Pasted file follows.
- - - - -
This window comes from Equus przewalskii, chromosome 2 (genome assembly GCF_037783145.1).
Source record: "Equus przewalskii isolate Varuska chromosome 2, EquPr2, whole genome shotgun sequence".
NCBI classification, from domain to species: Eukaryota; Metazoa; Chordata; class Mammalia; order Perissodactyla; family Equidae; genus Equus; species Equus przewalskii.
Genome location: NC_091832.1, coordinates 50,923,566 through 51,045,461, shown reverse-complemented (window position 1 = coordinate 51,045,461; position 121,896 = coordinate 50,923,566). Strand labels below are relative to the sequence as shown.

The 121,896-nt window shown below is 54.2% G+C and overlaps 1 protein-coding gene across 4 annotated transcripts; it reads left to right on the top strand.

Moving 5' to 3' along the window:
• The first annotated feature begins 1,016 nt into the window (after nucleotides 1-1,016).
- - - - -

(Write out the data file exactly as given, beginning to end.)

This window comes from Equus przewalskii, chromosome 2 (genome assembly GCF_037783145.1).
Source record: "Equus przewalskii isolate Varuska chromosome 2, EquPr2, whole genome shotgun sequence".
NCBI classification, from domain to species: Eukaryota; Metazoa; Chordata; class Mammalia; order Perissodactyla; family Equidae; genus Equus; species Equus przewalskii.
Genome location: NC_091832.1, coordinates 50,923,566 through 51,045,461, shown reverse-complemented (window position 1 = coordinate 51,045,461; position 121,896 = coordinate 50,923,566). Strand labels below are relative to the sequence as shown.

The 121,896-nt window shown below is 54.2% G+C and overlaps 1 protein-coding gene across 4 annotated transcripts; it reads left to right on the top strand.

Moving 5' to 3' along the window:
• The first annotated feature begins 1,016 nt into the window (after nucleotides 1-1,016).